Tag Archives: Belvedere

“The gravestones of the deceased are daily violated”

Archival Moment

July 4, 1848

Entrance to Belvedere Cemetery, St. John's.

Entrance to Belvedere Cemetery, St. John’s.

It was on July 4, 1848 that many of the citizens of the town of St. John’s were walking to the “outskirts of the town” to witness the blessing of new cemetery for the Roman Catholics.  Many attending the service were unhappy that their loved one’s would be interred so far out in the country.

Bishop John Thomas Mullock, the Catholic Bishop of Newfoundland wrote in his diary on July 4, 1848:

“Consecrated the cemetery at Belvedere … multitude present. High Mass afterwards in the Mortuary Chapel of All Saints.”

The leaders of all the churches in St. John’s had been given notice that the local government  was not happy with internments in the town of St. John’s and that they would have to seek burial ground further away from the livyers.

Up until 1849 all burials for all denominations were made in the town’s cemeteries. The Roman Catholic’s buried their dead in the Long’s Hill Cemetery located near what is now the site of the parking lot of St. Andrew’s Presbyterian Church (The Kirk). The Church of England Cemetery was in the church yard of the Anglican Cathedral of St. John the Baptist which borders on Duckworth Street, Church Hill, Cathedral Street and Gower Street.  The Wesleyan Cemetery was on the corner of Gower Street and Queen’s Road.

Discontent about the state of cemeteries within the boundary of the town of St. John’s began to surface shortly after the great fire of June 1846.

One of the effects of the Great Fire was reported in the Journal of the House of Assembly on July 14, 1846. The report stated:

 “Troops of starving dogs, infesting the town have become dangerous as well as to the living as to the dead; they have commenced desecrating the tombs of the cemetery …. And may be seen gnawing the bones of those who have been buried …. Pigs and goats infest in great numbers …. And the gravestones and monuments of the deceased are daily violated.”

One of the results of the Great Fire of 1846 was that all fencing and enclosures for farm animals had been destroyed by the fire allowing the farm animals including the goats and pigs to wonder about the town. Their favorite place to feed and graze was in the ‘downtown’ cemeteries.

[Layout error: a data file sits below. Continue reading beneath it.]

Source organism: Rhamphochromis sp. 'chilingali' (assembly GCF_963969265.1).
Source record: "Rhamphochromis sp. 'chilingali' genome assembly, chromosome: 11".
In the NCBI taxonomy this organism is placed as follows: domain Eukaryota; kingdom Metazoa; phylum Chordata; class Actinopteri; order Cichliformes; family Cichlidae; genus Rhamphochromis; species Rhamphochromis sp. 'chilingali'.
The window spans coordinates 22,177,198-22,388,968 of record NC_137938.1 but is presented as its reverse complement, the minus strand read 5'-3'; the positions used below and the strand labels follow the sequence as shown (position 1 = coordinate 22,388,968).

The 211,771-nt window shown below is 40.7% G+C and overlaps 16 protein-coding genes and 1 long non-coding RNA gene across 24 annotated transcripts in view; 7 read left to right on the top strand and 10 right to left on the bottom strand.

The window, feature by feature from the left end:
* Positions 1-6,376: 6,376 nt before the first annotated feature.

On July 15, 1849 a Proclamation was issued by Governor, Sir J. Gaspard LeMarchant “forbidding any more burials within the city limits.”  The Governor was responding to the fears of town residents that epidemics such as cholera and typhus were resulting from the internment of the dead in the town. The argument was that as bodies of the newly interred decomposed in the town cemeteries, their diseases were seeping into the wells that were the source of the water supply for town.

Governor, Sir J, Gaspard LeMarchant argued:

 “as a very obvious method of improving the sanitary conditions of this town, I recommend having an act passed prohibiting  any internments in the limits of this town…. “

To get some indication as to how St. John’s has grown one only has to consider that the Belvedere property that our ancestors were walking to for the blessing of the cemetery in 1849  is now known as Belvedere Cemetery and is located between Bonaventure Avenue and Newtown Road.

It is no longer on the “outskirts of the town” no longer “in the country”.

There has been a long established tradition in  Newfoundland and Labrador  whereby families continue to attend to the cemetery plots of their loved one’s.   Typically a few days before the annual flower or liturgical service families  would gather to clean the  family plot.

2019 St. John’s and Area Cemetery Schedule

For flower services and or Liturgical Services.